“Marik… go practice your violin” ….engraved in my childhood memory.
He was born on a calm, summer night with the sounds of Paganini concerto No. 1 on the radio. His fate was decided – he will be a great violinist! I was at summer camp and met this new addition to our family when he was already 3 weeks old. I was twelve and did not know what to make of it at the time.
Mark exceeded the expectations of our violinist parents. He is more than a violinist; he is a visual artist, computer genius and a businessman – he is a Renaissance Man.
Mark has a fascinating relationship with the violin – he studies the history of its making, he plays it and he paints its body and its soul.
Violin making history fascinated Mark from early childhood. He got it from our father and is now an expert in this field. He can identify any school of violin making without the label and any other references; he is an expert in bow makers and has a personal fascination with the 19th century Russian bow maker, Anatoly Kittel.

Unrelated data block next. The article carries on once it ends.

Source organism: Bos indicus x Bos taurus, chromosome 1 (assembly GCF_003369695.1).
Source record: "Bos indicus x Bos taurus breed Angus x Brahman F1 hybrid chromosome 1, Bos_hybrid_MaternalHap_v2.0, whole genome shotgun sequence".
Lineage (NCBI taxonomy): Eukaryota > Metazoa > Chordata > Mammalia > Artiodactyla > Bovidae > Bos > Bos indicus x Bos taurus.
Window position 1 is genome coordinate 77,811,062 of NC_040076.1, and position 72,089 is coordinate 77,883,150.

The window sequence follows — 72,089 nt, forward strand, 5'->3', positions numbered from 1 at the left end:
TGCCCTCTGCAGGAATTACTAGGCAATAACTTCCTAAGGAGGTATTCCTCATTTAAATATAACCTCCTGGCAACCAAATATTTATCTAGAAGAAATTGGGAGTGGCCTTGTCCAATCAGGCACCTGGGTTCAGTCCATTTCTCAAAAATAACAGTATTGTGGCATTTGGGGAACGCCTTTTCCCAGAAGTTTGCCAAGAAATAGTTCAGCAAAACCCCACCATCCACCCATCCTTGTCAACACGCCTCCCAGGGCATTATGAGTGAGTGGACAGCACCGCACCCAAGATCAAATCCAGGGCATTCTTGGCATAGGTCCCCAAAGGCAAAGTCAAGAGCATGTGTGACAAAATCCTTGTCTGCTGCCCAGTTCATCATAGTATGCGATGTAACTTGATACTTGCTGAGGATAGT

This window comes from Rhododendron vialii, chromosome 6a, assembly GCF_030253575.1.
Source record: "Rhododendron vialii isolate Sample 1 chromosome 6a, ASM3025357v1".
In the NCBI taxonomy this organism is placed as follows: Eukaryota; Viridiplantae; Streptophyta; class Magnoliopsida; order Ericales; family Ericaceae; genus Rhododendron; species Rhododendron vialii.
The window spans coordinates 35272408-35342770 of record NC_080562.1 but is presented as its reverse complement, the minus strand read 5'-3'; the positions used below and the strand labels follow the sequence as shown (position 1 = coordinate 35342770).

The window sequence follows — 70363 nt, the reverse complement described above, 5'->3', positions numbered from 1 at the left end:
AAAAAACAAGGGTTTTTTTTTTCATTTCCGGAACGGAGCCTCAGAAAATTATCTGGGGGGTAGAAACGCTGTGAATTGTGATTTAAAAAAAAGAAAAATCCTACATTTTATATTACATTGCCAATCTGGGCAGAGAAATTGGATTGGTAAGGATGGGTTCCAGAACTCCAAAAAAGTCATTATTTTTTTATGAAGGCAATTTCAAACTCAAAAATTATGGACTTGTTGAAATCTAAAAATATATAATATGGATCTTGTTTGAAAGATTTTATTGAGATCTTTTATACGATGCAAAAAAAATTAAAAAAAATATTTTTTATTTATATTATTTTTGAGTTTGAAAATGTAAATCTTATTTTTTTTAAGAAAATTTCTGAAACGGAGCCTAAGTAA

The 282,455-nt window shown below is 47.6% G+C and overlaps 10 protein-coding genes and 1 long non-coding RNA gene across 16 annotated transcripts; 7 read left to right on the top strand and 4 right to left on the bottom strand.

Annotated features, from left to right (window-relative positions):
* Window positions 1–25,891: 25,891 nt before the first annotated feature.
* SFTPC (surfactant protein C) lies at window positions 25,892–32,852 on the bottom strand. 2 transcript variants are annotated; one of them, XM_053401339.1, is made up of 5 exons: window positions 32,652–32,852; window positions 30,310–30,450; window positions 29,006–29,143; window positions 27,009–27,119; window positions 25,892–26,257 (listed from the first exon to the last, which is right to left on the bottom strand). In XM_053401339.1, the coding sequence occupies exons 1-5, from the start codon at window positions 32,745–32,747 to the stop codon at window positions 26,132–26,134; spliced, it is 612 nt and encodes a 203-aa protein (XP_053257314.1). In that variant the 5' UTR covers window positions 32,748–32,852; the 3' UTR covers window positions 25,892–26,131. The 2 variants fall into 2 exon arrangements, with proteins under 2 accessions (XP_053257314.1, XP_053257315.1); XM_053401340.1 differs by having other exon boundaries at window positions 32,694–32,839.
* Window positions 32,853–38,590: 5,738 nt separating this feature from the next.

Mark’s violin sings like a bird and makes women cry on the spot. He possesses that rare quality of communicating the most intimate thoughts through sounds. Once his listeners experience that magic, they stay under his spell forever and await in anticipation his next performance.
His artwork is fascinating! The motion of his lines creates a shimmering, subtle movement reminiscent of a fragile butterfly in flight. It is amazing to see Chagall, Kandinsky, and Pollock occasionally winking at us from Mark’s canvases – and yet, these are Mark’s works and they are recognizable as his and his alone. He has developed his own style!
Mark is not afraid of anything and succeeds in everything he puts his mind to. When God gives someone so much talent, it is a great responsibility to make the best of it. I am very proud of my little brother for who he is and what he does.
Now I know that seeing a 3 week old baby in our small apartment in Moscow was GREAT news. The world would not be complete without him.